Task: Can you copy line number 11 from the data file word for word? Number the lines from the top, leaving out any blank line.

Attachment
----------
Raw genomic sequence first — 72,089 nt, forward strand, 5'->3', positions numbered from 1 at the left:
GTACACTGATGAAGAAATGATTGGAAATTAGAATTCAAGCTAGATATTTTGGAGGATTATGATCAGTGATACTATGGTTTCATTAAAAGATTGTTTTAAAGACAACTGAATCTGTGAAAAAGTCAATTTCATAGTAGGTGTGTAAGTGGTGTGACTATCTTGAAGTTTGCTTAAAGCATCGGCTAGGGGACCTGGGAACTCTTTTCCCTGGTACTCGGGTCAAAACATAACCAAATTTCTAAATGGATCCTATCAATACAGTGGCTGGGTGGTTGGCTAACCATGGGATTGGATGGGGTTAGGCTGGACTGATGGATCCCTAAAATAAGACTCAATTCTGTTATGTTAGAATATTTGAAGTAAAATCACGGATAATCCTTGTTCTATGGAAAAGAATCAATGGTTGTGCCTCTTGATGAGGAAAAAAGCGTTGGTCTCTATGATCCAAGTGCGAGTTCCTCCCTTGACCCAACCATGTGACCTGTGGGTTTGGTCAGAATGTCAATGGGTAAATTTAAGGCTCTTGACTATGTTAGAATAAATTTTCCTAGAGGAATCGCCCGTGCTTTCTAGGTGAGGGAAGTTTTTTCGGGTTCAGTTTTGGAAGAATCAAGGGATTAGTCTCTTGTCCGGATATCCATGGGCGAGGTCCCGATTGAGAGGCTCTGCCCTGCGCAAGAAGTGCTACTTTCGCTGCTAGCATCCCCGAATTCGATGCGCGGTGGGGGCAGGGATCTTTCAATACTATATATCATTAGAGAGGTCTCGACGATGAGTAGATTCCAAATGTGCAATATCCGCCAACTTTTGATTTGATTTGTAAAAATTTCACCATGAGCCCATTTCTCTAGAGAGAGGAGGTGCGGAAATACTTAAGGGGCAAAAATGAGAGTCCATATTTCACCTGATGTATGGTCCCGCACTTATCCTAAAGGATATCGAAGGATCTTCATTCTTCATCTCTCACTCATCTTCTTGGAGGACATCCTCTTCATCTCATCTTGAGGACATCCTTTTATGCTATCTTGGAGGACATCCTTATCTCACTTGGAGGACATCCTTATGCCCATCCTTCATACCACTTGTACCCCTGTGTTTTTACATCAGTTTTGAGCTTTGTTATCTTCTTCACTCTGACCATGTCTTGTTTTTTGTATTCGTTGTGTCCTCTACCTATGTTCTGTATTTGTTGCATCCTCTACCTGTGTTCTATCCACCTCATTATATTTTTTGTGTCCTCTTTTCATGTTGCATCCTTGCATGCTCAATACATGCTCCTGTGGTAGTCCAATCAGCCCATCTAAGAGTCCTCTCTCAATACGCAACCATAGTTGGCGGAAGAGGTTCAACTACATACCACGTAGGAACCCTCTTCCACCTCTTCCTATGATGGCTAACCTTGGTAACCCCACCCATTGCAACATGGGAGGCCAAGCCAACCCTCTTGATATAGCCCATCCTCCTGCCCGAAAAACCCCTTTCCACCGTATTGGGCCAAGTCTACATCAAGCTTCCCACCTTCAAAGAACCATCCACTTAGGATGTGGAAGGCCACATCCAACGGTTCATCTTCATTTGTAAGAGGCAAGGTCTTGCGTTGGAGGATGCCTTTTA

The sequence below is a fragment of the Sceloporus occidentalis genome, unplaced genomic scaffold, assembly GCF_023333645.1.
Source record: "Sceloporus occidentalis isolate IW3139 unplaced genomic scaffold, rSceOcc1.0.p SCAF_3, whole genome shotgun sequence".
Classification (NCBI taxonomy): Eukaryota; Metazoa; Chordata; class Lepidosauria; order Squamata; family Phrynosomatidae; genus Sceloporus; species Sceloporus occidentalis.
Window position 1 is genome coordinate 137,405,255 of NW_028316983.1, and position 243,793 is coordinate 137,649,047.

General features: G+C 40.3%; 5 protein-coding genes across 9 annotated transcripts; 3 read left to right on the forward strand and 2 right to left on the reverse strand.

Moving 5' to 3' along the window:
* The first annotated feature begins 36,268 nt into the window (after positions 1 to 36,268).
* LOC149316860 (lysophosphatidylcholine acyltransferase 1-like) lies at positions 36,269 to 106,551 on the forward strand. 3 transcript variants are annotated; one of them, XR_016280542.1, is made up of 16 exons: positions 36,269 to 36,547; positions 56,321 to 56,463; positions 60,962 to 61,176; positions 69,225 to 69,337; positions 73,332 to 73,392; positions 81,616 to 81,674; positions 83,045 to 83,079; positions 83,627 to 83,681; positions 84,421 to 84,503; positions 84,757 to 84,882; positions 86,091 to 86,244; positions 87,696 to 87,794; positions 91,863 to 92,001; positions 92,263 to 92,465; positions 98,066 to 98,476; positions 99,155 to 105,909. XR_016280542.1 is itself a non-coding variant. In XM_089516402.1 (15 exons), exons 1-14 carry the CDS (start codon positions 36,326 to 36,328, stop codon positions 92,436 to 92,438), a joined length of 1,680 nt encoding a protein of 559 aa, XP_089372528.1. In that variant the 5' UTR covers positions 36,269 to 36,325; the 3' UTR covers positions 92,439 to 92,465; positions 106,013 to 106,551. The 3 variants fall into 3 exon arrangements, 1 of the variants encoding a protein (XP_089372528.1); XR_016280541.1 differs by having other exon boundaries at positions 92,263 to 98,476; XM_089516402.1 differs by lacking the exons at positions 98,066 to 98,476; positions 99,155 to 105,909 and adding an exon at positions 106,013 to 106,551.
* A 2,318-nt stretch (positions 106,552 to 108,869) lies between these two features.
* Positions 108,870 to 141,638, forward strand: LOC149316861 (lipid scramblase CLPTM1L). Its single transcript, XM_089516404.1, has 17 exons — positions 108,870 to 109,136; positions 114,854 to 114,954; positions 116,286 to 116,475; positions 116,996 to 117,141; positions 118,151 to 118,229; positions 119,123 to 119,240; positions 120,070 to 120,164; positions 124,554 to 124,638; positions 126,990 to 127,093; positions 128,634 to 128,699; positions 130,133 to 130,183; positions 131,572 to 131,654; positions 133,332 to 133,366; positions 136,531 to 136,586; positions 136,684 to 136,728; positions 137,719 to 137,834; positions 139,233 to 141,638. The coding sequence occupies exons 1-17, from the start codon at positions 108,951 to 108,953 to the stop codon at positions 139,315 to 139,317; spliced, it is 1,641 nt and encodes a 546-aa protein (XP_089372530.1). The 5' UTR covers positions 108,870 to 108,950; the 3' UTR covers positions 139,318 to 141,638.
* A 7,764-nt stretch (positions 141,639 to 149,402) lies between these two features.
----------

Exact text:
* A 2,318-nt stretch (positions 106,552 to 108,869) lies between these two features.